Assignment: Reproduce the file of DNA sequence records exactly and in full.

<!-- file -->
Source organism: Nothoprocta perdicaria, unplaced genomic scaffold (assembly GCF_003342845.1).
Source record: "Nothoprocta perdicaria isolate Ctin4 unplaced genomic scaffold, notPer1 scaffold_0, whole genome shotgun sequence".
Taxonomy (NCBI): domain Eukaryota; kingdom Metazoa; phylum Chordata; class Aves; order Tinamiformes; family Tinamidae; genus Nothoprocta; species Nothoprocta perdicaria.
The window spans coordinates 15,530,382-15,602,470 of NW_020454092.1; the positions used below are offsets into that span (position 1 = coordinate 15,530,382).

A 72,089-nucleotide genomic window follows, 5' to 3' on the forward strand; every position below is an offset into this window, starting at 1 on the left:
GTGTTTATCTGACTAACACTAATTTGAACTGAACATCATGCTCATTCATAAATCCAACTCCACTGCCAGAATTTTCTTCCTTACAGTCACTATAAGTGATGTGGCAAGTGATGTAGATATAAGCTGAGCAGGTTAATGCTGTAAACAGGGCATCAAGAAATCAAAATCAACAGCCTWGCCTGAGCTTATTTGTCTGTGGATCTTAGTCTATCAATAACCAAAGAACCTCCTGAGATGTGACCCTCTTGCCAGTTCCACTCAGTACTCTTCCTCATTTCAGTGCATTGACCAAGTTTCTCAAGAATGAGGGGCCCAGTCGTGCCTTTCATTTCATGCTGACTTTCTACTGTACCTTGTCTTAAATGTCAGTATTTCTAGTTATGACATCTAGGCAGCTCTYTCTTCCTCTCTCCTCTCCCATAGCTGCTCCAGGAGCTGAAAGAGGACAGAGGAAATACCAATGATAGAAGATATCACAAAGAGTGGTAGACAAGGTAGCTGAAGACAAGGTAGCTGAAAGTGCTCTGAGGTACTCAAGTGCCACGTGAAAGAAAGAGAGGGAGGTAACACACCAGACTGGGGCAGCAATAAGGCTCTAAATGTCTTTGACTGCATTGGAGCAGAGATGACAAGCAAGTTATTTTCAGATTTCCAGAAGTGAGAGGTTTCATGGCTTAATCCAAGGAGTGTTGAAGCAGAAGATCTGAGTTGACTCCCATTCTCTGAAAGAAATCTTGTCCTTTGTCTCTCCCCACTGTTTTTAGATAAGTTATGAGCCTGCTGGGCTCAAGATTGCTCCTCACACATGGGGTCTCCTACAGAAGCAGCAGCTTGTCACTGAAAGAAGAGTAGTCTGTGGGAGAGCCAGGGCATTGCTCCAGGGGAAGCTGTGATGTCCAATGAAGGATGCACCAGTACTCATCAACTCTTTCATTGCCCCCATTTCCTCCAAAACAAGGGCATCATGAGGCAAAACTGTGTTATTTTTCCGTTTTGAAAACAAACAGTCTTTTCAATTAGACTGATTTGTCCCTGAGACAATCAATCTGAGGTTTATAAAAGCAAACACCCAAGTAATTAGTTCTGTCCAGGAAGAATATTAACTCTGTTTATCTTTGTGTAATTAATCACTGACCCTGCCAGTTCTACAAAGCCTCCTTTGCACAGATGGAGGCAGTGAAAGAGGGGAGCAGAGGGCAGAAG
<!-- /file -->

Source organism: Nothoprocta perdicaria, unplaced genomic scaffold (assembly GCF_003342845.1).
Source record: "Nothoprocta perdicaria isolate Ctin4 unplaced genomic scaffold, notPer1 scaffold_0, whole genome shotgun sequence".
Taxonomy (NCBI): domain Eukaryota; kingdom Metazoa; phylum Chordata; class Aves; order Tinamiformes; family Tinamidae; genus Nothoprocta; species Nothoprocta perdicaria.
The window spans coordinates 15,530,382-15,602,470 of NW_020454092.1; the positions used below are offsets into that span (position 1 = coordinate 15,530,382).

A 72,089-nucleotide genomic window follows, 5' to 3' on the forward strand; every position below is an offset into this window, starting at 1 on the left:
GTGTTTATCTGACTAACACTAATTTGAACTGAACATCATGCTCATTCATAAATCCAACTCCACTGCCAGAATTTTCTTCCTTACAGTCACTATAAGTGATGTGGCAAGTGATGTAGATATAAGCTGAGCAGGTTAATGCTGTAAACAGGGCATCAAGAAATCAAAATCAACAGCCTWGCCTGAGCTTATTTGTCTGTGGATCTTAGTCTATCAATAACCAAAGAACCTCCTGAGATGTGACCCTCTTGCCAGTTCCACTCAGTACTCTTCCTCATTTCAGTGCATTGACCAAGTTTCTCAAGAATGAGGGGCCCAGTCGTGCCTTTCATTTCATGCTGACTTTCTACTGTACCTTGTCTTAAATGTCAGTATTTCTAGTTATGACATCTAGGCAGCTCTYTCTTCCTCTCTCCTCTCCCATAGCTGCTCCAGGAGCTGAAAGAGGACAGAGGAAATACCAATGATAGAAGATATCACAAAGAGTGGTAGACAAGGTAGCTGAAGACAAGGTAGCTGAAAGTGCTCTGAGGTACTCAAGTGCCACGTGAAAGAAAGAGAGGGAGGTAACACACCAGACTGGGGCAGCAATAAGGCTCTAAATGTCTTTGACTGCATTGGAGCAGAGATGACAAGCAAGTTATTTTCAGATTTCCAGAAGTGAGAGGTTTCATGGCTTAATCCAAGGAGTGTTGAAGCAGAAGATCTGAGTTGACTCCCATTCTCTGAAAGAAATCTTGTCCTTTGTCTCTCCCCACTGTTTTTAGATAAGTTATGAGCCTGCTGGGCTCAAGATTGCTCCTCACACATGGGGTCTCCTACAGAAGCAGCAGCTTGTCACTGAAAGAAGAGTAGTCTGTGGGAGAGCCAGGGCATTGCTCCAGGGGAAGCTGTGATGTCCAATGAAGGATGCACCAGTACTCATCAACTCTTTCATTGCCCCCATTTCCTCCAAAACAAGGGCATCATGAGGCAAAACTGTGTTATTTTTCCGTTTTGAAAACAAACAGTCTTTTCAATTAGACTGATTTGTCCCTGAGACAATCAATCTGAGGTTTATAAAAGCAAACACCCAAGTAATTAGTTCTGTCCAGGAAGAATATTAACTCTGTTTATCTTTGTGTAATTAATCACTGACCCTGCCAGTTCTACAAAGCCTCCTTTGCACAGATGGAGGCAGTGAAAGAGGGGAGCAGAGGGCAGAAG